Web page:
The ‘sand sadhu' is ensconced in a vast expanse of open space at the Vellore Institute of Technology (VIT) University. Complete with the meditative posture and ragged locks, the sand sculpture created by Paul Hoggard and Remy Geerts quaintly reflects the wisdom of ancient sages.
“Twenty years ago, when I playfully created a sand sculpture in Goa, someone told me it resembled Lord Shiva and that I was gifted,” said Mr. Hoggard from the U.K. “The sculpture blends science, art and spirituality,” Ms. Geerts added. “I hope it guides young students to realise their vision.”
Some distance away, a team of three students try replicating the sculpture on a white canvas for Art-o-thon, a drawing competition. Multiple perspectives conflict with the fidelity of the representation, one might think, but these girls disagree.
“This way, each of us gets to work on our strengths, be it detailing, shading or sketching, and we complement each other,” said R. Poojitha, a student of SASTRA University.
A fusion of talent, ideas and all-pervasive energy was clearly visible as VIT's cultural fest, Riviera 2011, kicked off on Sunday. With over 9,000 students from across the country participating, the four-day fest will include rollicking events, skill-based competitions and entertainment shows.
‘Redeem your 96 hours' seemed to be on everybody's lips. And this spirit was most evident at 7 a.m. as hundreds of students shrugged off sleep to participate in the 5-km ‘Green Marathon' highlighting the importance of saving the environment.
The day saw an eclectic mix of events, from the pottery workshop and quiz competition to preliminary rounds of the dance and music fiestas.
The college's literary association conducted competitions in Telugu, Tamil and English. Seated on the grass, Keerthana K., a participant, wrote on the topic ‘Me and my world,' describing how she feels grateful for a world of contradictions, for were it not so, it would not be worth mulling over.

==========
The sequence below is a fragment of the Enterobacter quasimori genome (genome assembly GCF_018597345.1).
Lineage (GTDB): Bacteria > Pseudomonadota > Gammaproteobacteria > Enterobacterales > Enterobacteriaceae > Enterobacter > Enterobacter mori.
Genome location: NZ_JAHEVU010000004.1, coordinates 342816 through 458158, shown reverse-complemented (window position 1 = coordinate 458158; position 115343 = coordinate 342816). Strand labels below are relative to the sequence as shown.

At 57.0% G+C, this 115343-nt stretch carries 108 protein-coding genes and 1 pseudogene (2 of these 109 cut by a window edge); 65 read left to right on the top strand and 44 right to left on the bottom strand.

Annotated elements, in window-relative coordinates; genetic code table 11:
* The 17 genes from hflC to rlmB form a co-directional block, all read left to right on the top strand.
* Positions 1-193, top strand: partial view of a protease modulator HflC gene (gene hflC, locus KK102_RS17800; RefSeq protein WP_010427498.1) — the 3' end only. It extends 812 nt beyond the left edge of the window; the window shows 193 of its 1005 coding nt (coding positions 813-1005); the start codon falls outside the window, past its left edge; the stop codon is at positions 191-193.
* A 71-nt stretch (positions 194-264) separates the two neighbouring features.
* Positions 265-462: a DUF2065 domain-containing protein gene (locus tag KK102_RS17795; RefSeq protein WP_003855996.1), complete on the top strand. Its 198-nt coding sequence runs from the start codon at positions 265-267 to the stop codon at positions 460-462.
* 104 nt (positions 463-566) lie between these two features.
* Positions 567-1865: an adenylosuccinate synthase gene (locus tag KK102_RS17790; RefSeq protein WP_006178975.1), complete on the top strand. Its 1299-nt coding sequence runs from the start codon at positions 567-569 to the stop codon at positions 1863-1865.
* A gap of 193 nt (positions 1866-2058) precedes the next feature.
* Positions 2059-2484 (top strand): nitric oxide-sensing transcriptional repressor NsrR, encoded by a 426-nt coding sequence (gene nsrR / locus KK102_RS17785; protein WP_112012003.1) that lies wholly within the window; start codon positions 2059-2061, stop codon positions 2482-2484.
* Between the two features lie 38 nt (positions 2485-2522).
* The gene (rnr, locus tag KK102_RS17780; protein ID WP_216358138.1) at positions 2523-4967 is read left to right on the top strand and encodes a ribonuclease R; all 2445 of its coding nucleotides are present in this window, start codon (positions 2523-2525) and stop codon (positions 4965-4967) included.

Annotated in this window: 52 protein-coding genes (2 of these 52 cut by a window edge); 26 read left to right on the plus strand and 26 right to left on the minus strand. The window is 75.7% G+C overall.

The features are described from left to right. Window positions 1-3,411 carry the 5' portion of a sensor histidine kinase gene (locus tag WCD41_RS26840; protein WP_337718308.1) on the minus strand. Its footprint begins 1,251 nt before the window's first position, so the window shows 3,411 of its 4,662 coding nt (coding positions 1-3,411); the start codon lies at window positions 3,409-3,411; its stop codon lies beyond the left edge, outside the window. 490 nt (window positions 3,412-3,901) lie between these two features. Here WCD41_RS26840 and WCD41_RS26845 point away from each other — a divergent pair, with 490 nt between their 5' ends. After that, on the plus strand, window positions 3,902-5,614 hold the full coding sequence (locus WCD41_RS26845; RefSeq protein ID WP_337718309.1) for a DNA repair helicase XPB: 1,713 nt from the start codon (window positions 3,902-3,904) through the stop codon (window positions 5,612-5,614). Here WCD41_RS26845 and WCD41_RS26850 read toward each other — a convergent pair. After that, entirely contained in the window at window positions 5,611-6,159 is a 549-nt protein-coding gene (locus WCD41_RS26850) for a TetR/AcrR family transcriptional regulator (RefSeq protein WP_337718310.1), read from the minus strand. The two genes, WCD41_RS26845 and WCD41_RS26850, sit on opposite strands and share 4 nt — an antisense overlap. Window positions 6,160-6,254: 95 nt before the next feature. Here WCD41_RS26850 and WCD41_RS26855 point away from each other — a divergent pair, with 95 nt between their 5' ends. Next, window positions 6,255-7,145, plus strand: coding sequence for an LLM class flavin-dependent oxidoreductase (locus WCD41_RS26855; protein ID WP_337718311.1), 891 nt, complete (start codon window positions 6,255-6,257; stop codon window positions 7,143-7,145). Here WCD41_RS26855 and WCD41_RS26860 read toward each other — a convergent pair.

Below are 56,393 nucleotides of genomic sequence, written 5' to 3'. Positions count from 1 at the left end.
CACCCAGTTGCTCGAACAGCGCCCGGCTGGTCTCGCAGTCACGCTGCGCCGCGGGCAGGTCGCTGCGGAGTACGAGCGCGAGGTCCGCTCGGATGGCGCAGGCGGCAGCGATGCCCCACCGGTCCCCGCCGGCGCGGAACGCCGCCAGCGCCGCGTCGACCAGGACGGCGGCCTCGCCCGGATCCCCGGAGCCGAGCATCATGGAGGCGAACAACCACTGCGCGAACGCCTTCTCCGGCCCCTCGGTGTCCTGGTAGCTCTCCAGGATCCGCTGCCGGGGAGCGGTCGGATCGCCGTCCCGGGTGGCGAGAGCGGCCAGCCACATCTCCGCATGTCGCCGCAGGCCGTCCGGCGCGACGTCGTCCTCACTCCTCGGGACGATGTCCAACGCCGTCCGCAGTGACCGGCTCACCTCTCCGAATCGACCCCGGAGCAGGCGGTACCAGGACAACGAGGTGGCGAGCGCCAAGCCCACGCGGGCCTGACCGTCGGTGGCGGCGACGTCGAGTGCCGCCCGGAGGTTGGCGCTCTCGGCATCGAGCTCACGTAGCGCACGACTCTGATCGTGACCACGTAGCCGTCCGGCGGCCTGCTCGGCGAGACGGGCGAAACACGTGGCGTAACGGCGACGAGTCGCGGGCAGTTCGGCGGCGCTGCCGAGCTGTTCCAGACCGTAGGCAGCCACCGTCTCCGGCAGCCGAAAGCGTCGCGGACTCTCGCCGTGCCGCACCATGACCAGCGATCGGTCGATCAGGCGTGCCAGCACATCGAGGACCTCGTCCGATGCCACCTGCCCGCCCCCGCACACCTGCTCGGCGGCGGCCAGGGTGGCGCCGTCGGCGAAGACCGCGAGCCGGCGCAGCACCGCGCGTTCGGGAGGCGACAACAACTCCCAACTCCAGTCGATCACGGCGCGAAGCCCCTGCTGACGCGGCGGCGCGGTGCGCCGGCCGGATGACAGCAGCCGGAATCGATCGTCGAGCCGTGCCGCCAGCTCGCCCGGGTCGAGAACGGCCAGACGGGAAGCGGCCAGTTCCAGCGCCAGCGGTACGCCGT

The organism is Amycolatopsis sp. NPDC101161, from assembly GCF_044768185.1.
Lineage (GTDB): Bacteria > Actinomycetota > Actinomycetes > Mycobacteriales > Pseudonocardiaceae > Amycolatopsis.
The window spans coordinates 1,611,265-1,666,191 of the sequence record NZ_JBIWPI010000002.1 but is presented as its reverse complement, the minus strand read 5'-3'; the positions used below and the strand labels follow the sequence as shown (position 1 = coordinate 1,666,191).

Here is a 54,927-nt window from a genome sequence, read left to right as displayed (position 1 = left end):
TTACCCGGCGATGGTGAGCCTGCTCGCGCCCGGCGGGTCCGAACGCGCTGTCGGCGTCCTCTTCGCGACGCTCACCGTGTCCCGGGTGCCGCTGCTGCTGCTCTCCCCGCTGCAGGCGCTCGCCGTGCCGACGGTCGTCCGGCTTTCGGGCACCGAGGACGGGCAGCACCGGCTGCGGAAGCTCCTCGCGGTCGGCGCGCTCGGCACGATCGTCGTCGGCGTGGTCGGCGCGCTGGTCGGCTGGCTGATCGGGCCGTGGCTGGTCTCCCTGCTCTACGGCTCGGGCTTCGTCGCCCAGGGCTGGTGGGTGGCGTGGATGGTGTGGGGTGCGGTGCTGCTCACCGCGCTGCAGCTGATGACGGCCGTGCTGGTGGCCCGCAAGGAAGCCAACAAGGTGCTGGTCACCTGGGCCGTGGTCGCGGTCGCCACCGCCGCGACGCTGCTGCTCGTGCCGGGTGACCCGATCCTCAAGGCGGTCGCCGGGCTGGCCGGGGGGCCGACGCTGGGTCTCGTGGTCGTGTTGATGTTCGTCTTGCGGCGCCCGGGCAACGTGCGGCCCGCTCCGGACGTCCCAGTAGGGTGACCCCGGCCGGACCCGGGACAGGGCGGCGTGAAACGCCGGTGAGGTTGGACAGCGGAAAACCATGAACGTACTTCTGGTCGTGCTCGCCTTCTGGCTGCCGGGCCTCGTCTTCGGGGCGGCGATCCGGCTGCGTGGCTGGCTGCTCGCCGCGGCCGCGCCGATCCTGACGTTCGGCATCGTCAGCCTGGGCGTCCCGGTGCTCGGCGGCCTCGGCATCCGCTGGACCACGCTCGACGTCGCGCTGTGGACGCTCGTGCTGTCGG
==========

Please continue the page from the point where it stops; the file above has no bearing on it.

Meanwhile, groups of students battled it out for the honours in a variety of sports events. While VIT University bagged the cricket trophy, the team from Loyola College, Chennai, won the hockey finals.
“At a time when most colleges are giving preference only to ‘royalty' games like cricket, we feel encouraged to play hockey professionally,” said Hari Prasath of the winning team.
Calling the campus a “mini-world,” VIT Chancellor G. Viswanathan lauded the students' efforts. The university has applied for ISO (Indian Standards Organisation) 9001:2008 certification for quality management, and for a place in the Guinness Book of World Records for the maximum number of participants in the arm-wrestling competition.
The chief guest at the inaugural function, cricketer Lakshmipathy Balaji, asked the students to develop a sense of direction in whatever they intended to do.
As the day drew to an end, the enthusiastic buzz in the campus gave way to rapturous applause as star-singers Sunidhi Chauhan, Priya Hemesh, Vijay Prakash, Anuradha Sriram and Srinivas performed. Thousands of laser beams glimmered to match the rhythm, and hundreds of hands danced in the air in unison, relishing every bit of the musical extravaganza.